Head of IT Strategy & Emerging Technology, EirGrid
Senior Lead Engineer, EirGrid
The changing face of the energy industry affects everyone. These two women are playing an active role in this transformation.
Ireland’s energy sector is going through a period of unprecedented change and EirGrid, the company that runs the national electricity grid, is at its forefront.
Through its strategy, “transforming the power system for future generations,” the company is enabling a fundamental shift to clean, renewable electricity. Specifically, its goal is to change the power system so that at least 70% of electricity consumption in Ireland comes from renewable sources by 2030.
This transformation involves opportunities for women who would like to work in STEM. Doireann Barry, Head of IT Strategy & Emerging Technology, and Sheila Nolan, Senior Lead Engineer, Future Markets, both work at EirGrid in Dublin, which has a strong commitment to attracting females to join the group.
Doireann says: “EirGrid has a history and culture of enabling women and I have had strong role models all around me throughout my career. In my current role as a head of function in IT, I help to incubate cutting-edge new technologies and shape our digital vision and strategy, so our employees are enabled to deliver innovative solutions to achieve our business ambitions.”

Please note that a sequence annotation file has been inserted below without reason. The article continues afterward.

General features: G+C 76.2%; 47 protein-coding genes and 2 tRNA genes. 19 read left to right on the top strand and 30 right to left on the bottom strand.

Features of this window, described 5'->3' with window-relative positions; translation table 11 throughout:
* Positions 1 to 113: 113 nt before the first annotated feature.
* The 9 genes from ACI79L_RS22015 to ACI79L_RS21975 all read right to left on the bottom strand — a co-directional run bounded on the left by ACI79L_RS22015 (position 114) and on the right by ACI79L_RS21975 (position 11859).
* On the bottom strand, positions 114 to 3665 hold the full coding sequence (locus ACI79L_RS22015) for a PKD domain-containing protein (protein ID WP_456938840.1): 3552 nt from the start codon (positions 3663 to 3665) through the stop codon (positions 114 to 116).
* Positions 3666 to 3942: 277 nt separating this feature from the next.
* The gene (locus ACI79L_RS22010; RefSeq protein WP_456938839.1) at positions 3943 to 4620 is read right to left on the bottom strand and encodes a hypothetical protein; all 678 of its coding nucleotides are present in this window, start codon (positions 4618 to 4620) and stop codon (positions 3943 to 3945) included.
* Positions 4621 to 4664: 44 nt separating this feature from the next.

Doireann has worked in the engineering sector for over 20 years. At EirGrid she has taken part in initiatives to support women, acting as a mentor and championing International Women’s Day events. The company also seeks to help its female employees through a range of initiatives, including education support and family friendly initiatives that enable females to balance their work and home lives.
Qualities needed to work in STEM
Sheila has also worked in STEM for years and has a very clear view on the qualities needed. “To succeed it is critical to be able to think logically, to work with numbers and make decisions based on data, as well as the ability to communicate and collaborate effectively,” she says.
“If a person has those qualities, there are huge opportunities,” she says. “It is hugely exciting to be involved in the energy sector at the moment, particularly with the significant transition that is underway from fossil fuels to renewables,” she says. “My main role at the moment is very forward looking, with clear focus on 2030, studying the power system of the future.”
It is hugely exciting to be involved in the energy sector at the moment, particularly with the significant transition that is underway from fossil fuels to renewables.
So, what advice would she give women entering the field? “The same to women and men,” she says. “Think about your interests in school and your extra-curricular and try to marry the two. Then remember that STEM skills are inherently transferable and, wherever and however you start, it is the skillsets that you develop that are important and they are what will open up a huge number of opportunities. You will not be confined to one specific role, but doors will open where you can make an impact and create meaningful change.”